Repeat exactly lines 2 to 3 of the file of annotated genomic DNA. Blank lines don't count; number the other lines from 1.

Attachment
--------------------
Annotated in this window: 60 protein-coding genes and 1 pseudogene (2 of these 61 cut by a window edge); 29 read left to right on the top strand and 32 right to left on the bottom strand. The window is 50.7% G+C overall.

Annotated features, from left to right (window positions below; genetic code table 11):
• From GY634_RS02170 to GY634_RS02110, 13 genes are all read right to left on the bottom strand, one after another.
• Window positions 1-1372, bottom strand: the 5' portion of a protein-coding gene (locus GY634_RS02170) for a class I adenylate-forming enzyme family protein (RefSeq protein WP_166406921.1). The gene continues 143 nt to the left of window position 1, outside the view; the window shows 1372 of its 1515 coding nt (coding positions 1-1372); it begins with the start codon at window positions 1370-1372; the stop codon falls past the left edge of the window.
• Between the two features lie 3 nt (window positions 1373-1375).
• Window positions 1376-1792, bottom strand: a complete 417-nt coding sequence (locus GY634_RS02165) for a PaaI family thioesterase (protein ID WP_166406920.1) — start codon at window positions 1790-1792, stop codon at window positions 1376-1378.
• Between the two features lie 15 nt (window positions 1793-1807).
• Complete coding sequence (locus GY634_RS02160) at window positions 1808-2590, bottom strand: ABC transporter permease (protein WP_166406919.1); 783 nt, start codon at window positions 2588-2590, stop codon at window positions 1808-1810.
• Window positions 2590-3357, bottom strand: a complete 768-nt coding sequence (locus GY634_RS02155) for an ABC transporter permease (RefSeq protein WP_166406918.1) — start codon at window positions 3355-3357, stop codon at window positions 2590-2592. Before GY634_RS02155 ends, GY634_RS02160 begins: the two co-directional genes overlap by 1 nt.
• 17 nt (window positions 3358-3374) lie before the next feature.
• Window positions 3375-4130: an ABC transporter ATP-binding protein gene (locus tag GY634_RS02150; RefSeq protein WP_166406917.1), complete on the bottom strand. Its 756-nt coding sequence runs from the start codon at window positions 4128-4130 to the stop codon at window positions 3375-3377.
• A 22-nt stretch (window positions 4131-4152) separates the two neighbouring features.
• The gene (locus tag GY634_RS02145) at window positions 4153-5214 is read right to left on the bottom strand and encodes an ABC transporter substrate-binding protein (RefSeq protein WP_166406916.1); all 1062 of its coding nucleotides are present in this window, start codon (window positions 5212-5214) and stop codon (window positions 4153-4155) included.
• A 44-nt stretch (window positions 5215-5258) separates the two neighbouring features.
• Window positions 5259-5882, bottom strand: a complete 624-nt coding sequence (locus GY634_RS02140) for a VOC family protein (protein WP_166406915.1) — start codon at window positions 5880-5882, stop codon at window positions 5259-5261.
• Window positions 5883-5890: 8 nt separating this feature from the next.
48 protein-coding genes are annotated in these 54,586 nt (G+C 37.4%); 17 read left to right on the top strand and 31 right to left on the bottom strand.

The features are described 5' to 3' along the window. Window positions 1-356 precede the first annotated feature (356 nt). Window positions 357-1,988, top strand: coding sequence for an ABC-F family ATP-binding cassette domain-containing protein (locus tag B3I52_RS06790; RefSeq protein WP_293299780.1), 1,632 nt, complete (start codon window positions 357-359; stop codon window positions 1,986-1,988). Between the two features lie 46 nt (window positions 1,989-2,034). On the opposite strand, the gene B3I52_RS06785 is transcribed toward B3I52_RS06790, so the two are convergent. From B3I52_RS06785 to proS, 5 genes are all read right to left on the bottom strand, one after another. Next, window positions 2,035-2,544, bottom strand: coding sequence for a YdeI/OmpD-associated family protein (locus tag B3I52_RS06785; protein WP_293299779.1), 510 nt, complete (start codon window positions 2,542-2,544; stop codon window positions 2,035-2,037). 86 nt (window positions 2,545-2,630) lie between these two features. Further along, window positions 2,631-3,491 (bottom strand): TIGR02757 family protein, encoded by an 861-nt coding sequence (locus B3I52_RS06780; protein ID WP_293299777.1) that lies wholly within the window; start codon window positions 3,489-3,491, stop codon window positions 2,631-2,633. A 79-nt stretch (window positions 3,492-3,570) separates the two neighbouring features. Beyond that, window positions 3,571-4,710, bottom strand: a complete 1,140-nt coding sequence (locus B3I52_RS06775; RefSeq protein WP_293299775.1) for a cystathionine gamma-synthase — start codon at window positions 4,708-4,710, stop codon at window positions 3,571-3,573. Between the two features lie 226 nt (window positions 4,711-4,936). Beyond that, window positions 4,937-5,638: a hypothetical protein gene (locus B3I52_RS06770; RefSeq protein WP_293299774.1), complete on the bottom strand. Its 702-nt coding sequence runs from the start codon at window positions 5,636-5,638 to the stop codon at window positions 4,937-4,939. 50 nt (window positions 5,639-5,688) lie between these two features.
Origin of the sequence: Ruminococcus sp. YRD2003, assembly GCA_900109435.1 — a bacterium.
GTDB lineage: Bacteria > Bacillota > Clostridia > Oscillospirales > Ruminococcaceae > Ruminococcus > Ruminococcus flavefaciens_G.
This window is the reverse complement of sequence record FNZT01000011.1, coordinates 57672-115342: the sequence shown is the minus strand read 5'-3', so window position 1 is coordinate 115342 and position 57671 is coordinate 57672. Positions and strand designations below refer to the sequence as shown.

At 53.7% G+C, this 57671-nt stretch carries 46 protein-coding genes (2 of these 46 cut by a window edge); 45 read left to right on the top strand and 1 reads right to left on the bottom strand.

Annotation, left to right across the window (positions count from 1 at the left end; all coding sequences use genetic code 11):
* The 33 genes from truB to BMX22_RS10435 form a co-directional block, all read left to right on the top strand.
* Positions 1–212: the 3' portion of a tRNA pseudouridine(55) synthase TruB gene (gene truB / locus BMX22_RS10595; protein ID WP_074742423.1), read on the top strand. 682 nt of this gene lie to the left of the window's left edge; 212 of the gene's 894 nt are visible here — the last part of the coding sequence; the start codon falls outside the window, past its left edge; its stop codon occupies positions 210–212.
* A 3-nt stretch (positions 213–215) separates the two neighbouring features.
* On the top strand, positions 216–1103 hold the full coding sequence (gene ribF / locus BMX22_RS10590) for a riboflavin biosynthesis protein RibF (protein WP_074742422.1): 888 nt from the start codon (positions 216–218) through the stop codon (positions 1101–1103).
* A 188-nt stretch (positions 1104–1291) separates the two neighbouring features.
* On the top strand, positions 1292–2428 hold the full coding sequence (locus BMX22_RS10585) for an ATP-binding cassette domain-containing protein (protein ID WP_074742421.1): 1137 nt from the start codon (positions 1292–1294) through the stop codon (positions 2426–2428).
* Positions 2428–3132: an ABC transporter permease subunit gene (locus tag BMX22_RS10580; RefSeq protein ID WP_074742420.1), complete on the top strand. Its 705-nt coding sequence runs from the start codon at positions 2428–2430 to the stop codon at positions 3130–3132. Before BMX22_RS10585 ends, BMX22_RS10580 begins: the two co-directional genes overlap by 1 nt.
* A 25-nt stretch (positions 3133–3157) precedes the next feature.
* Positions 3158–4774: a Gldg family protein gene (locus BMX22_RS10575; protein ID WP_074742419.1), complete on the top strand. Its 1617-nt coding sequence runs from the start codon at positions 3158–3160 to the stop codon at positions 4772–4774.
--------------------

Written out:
Annotated features, from left to right (window positions below; genetic code table 11):
• From GY634_RS02170 to GY634_RS02110, 13 genes are all read right to left on the bottom strand, one after another.